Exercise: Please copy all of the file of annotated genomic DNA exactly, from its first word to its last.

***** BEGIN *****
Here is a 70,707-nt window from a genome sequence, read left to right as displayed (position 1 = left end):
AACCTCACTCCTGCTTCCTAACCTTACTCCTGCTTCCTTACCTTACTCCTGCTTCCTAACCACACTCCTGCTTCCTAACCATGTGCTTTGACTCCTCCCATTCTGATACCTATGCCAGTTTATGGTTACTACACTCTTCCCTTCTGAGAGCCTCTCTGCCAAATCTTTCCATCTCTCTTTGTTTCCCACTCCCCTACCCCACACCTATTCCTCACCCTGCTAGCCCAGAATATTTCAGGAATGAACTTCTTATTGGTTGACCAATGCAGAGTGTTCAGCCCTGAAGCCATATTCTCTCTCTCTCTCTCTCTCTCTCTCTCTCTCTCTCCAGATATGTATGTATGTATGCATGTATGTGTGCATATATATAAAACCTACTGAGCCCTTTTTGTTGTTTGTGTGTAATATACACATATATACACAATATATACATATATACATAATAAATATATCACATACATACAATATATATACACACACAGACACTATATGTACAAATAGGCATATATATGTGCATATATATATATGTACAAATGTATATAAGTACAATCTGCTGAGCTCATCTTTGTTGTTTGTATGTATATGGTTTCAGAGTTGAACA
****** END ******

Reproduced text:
Here is a 70,707-nt window from a genome sequence, read left to right as displayed (position 1 = left end):
AACCTCACTCCTGCTTCCTAACCTTACTCCTGCTTCCTTACCTTACTCCTGCTTCCTAACCACACTCCTGCTTCCTAACCATGTGCTTTGACTCCTCCCATTCTGATACCTATGCCAGTTTATGGTTACTACACTCTTCCCTTCTGAGAGCCTCTCTGCCAAATCTTTCCATCTCTCTTTGTTTCCCACTCCCCTACCCCACACCTATTCCTCACCCTGCTAGCCCAGAATATTTCAGGAATGAACTTCTTATTGGTTGACCAATGCAGAGTGTTCAGCCCTGAAGCCATATTCTCTCTCTCTCTCTCTCTCTCTCTCTCTCTCTCTCCAGATATGTATGTATGTATGCATGTATGTGTGCATATATATAAAACCTACTGAGCCCTTTTTGTTGTTTGTGTGTAATATACACATATATACACAATATATACATATATACATAATAAATATATCACATACATACAATATATATACACACACAGACACTATATGTACAAATAGGCATATATATGTGCATATATATATATGTACAAATGTATATAAGTACAATCTGCTGAGCTCATCTTTGTTGTTTGTATGTATATGGTTTCAGAGTTGAACA